Friday, January 28, 2011

The Russian army sucks. But should we care?

Last week the Center of Analysis of Strategies and Technologies, an establishment-connected Moscow think tank, published a series of reports on the state of Russian defense reform in a book called The New Russian Army (pdf). It's available online, but my Russian was crap even when I was studying it, so I'll just trust Pavel Felgenhauer's analysis.
The book lists a number of technical, strategic and personnel problems that bedevil the present Russian armed forces: including a lack of modern weapons, vague military doctrine that does not distinguish precisely what threats Russia faces and the military means that must be developed to counter them. Russia is an isolated power with no significant allies, while the Collective Security Treaty Organization (CSTO), comprising Russia, Belarus, Armenia, Kyrgyzstan, Tajikistan, Kazakhstan and Uzbekistan, depends on Russia’s limited defense resources. According to CAST experts, CSTO allies are weak and disloyal and unprepared or able to support Russia politically or militarily, while these countries require constant commitment and investment. Additionally, an acute manning crisis has diminished the combat readiness of the so called “permanent readiness brigades.”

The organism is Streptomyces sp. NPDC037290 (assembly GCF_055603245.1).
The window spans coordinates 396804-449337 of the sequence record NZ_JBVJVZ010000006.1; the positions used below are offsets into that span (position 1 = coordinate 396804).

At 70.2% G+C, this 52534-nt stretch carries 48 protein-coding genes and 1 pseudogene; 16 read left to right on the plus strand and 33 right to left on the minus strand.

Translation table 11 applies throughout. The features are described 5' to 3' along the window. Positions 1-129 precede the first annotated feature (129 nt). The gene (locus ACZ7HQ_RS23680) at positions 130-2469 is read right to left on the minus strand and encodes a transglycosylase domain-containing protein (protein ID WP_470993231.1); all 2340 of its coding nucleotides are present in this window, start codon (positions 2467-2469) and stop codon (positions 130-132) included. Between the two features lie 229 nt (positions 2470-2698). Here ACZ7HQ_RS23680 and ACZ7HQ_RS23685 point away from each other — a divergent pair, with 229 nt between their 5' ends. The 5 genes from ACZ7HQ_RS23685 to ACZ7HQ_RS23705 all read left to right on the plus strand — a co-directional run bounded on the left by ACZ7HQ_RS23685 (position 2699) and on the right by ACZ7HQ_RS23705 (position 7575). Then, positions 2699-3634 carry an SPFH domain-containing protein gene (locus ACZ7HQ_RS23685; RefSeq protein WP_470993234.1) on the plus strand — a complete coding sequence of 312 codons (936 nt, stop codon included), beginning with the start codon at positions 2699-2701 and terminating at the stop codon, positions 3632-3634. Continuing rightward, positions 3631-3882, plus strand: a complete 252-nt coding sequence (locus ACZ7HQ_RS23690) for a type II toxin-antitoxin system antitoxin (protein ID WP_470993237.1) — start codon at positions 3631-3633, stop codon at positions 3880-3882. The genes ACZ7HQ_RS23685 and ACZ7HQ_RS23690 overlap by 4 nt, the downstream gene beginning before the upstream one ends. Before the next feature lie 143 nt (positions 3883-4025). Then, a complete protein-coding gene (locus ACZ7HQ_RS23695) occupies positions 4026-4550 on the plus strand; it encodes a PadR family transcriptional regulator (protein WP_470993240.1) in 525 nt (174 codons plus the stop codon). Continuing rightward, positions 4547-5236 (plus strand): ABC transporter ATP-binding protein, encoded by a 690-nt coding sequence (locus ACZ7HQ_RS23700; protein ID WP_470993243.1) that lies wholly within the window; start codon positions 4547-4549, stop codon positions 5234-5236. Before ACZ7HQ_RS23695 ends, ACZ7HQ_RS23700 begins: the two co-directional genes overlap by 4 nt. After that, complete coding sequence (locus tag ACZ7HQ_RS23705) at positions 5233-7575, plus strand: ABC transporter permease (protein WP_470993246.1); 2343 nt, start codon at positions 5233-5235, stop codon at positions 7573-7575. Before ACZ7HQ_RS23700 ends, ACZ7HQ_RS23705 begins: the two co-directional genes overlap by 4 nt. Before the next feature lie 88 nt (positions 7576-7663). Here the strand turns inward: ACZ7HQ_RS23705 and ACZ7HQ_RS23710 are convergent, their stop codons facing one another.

Felgenhauer's summary focuses on the personnel aspects of the book, recognizing that Russia's other strategic challenges are of secondary importance when viewed in light of an army that can neither deploy nor fight effectively.
According to “The New Russian Army” authors, the main strategic mistake was the transition to one year conscript service in 2008 from the previous two year term. The idea of the reform was to man combat units mostly with contract soldiers or kontraktniki, while conscripts form a trained mobilization reserve are also used as a pool for recruiting additional kontraktniki.  From 2005 to 2007 more than 50 percent of the defense budged was reportedly spent on the federal program to form a contract armed force, which was later declared to be a failure: the number of recruited kontraktniki was inadequate and their quality – dubious. In 2009 and 2010 contract units were replaced by a predominantly conscript force – mostly to save money.